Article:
- Ann Leckie, Ancillary Justice (Orbit 2013) —This political revenge story draws the reader into a fraught and ruthlessly colonizing military galactic empire. The protagonist is a human being whose consciousness began as a spaceship inhabiting dozens of bodies and vessels. Now stranded in one body, she bides her time and plots against the leader of the culture she once unquestioningly served. The story examines the brutality of occupation as well as exploring questions of gender and embodiment within a cultural framework that does not recognize gender, only class.
- Bennett Madison, September Girls (HarperTeen 2013) —In this young adult fantasy, a young man named Sam spends a summer in a beach town where he encounters numerous Girls with mysterious pasts that even they have a hard time recalling. Exploring the myth of mermaids and gods of the deep through an examination of gendered power dynamics, Sam learns how to become a man in ways that differ from the models he's been supplied with by his somewhat clueless father, abrasive older brother, and American culture in general.
- Sarah McCarry, All Our Pretty Songs (St. Martin's 2013) —A modern-day retelling of the myth of Orpheus, this is the story of two teenagers who grew up closer than sisters despite their parents' drug-fueled rock-star baggage. The girls' relationship is tested when the mysterious Jack moves to town, along withstrange and disturbing otherworldly interest in his musical talent. The lyrical beauty of the writing and the way the story's concerns support the value of all of the girls' relationships (not just the romantic ones) make this contemporary myth surprising and affecting.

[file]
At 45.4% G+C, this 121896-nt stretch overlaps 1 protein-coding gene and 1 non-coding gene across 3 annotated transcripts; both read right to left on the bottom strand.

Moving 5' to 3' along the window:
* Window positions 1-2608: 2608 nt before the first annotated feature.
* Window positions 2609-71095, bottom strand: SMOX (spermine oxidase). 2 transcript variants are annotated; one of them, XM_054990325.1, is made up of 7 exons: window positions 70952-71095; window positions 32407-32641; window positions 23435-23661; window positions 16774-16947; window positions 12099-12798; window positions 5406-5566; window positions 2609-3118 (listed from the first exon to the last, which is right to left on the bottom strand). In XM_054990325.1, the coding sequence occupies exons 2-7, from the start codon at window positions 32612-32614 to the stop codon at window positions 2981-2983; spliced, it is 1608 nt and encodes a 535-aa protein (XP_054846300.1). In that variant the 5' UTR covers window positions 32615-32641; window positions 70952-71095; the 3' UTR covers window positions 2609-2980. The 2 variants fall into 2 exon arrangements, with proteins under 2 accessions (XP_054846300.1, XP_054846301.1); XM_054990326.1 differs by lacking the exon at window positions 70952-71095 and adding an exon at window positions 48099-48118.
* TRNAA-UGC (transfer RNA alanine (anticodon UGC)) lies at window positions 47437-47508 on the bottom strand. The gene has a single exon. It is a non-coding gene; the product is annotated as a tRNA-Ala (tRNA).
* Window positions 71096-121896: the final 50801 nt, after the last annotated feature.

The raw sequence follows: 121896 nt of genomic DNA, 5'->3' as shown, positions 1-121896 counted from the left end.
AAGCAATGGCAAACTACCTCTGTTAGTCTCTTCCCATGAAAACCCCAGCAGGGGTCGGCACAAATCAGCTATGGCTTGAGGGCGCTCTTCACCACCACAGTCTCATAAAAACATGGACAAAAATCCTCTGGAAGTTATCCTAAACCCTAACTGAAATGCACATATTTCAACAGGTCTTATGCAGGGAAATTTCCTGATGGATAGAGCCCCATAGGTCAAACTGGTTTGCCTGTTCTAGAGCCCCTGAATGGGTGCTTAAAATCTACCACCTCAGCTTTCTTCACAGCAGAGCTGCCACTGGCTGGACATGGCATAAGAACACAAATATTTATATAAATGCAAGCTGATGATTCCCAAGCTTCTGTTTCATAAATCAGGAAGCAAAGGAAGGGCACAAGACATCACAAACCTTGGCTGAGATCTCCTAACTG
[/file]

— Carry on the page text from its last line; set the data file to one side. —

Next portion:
- Janelle Monae, Electric Lady (Bad Boy Records 2013)— Janelle Monae's latest album is a musical work of science fiction, the latest installment in the conceptually rich world of Cindi Mayweather, a prototype android. A cross-medium Afrofuturist fable, loosely inspired by Fritz Lang's 1927 film Metropolis, Electric Lady has dramatic scope, powered by magnetic waves of sound and rhythm.
- Helene Wecker, The Golem and the Jinni (Harper 2013) —This debut novel combines elements of Jewish and Arab folk mythology in an immigrant tale, the story of two supernatural creatures in 1899 New York. Ahmad is a jinni, a "man" made of fire. Chava is a golem, a "woman" fashioned of clay. A golem is traditionally male. By making Chava a female figure, Wecker expands this well-trod fantasy element. Although she is a powerful and supernatural being, Chava discovers that in 19th-century New York, her choices and freedoms are limited by the gender of the body she inhabits.
- S. M. Wheeler, Sea Change (Tor 2013) —This debut novel tells a dark, fairytale-like story of a young girl and her best friend, Octavius, who is an eloquent, intelligent kraken. When Octavius is captured, Lilly sets out to rescue him, bargaining with a greedy circus master, a witch, and a pair of gay bandits. She is transformed by her quest, giving up everything she has known, including her gender, to save her friend.